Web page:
- Some training courses may develop a formal written questionnaire to capture this information.
- Even if this is used, it will be beneficial to receive this feedback verbally, so that any issues raised can be discussed immediately.
- DLOs and EPOs also monitor the actions of the participants that result from the training, which indicates whether or not the training has had the desired effect on behavior.
- The M&E committee check that Animators are implementing what they have learned. The committee have monthly coordination meetings where animators from different thematic areas present what they have done and upcoming objectives
- In the event that a training has not been successful, the facilitator should organize a refresher training for the topics that were not well understood. Participants should be consulted as to why the actions from the training are not being successful implemented
- An attendance register should be kept each day of participants
- A training registration form should be completed for each training (an example from Malawi is included in Annex B).
- At end of each Animators training, participants should prepare an action plan for the next six months, as well as a monthly workplan of how the lessons learned during the training will be communicated in their communities (through VBWs).
- The EPO work with the Animators on their action plans, assisting them to achieve it and monitoring progress
- EPOs can also arrange for an external expert to attend the VBWs with the animators to back-stop their message and provide coaching and mentoring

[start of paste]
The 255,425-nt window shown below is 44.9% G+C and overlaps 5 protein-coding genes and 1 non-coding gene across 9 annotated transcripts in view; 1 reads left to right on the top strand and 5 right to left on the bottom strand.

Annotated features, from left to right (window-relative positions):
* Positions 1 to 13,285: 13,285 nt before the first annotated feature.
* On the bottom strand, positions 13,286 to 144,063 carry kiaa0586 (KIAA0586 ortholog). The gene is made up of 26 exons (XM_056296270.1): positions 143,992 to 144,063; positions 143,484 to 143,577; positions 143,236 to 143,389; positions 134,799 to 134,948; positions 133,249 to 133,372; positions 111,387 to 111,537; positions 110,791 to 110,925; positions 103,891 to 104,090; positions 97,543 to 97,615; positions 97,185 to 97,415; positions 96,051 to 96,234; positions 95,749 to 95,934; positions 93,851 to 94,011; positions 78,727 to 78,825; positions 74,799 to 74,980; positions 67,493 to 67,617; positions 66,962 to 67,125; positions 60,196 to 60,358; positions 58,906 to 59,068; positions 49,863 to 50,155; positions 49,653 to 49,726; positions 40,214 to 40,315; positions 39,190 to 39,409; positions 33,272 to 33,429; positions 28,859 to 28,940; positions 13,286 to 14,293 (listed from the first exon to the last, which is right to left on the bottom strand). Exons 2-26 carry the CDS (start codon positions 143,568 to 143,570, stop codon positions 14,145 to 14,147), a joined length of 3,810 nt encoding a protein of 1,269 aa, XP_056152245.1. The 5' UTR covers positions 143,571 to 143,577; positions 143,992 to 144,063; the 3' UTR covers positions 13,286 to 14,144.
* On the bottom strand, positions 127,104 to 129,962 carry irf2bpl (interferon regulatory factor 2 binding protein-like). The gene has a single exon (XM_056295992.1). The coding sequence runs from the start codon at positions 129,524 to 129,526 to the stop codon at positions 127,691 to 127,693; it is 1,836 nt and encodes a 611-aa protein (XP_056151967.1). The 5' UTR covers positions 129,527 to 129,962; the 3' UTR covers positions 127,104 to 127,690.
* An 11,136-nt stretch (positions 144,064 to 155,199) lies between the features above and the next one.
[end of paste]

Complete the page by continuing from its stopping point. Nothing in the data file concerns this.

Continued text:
- An example from Malawi is included in Annex C.
Managing External Facilitators
- External facilitators should be sourced on a needs basis. Implementing staff, in partnership with the communities of the Epicenter, should identify the training needs of the community and source the appropriate facilitator based on this need.
- Where local Government staff will be facilitating the training, it is important inform them of the planned program of the training course in good time.
- External facilitators should be asked to provide a timetable and the training manual or content material they intend to use with the Epicenter community ahead of time, to be checked by the SS, DLO or EPO. This is to ensure that the topics to be covered are relevant to the needs of the community as identified and to allow implementing officers to check that the actual content delivered is in line with the tuition material.
- The relevant SS should ensure they have met in person with the external facilitator before the training takes place to communicate to them the philosophy behind the Epicenter Strategy and to agree on expectations and objectives.
- All training courses run by Government staff (or external consultants) will be attended by either the SS, DLO or EPO
- It is recommended that the SS responsible read the course content or training manual in advance. This may help them guide the external facilitators on what areas to focus on. It also assists in checking the quality and accuracy of the messaged being delivered.
- The Implementing Officer in attendance should also be mindful of the nature of the facilitators methods and ensure they are actively engaging the participants.
- If possible, the facilitator should supply Animators with copies of the training manual they use so they have a reference for the VBWs in the following weeks and months.
- Any instances of external facilitators not showing up for agreed training session should be reported and followed up with their superiors and the fee withheld.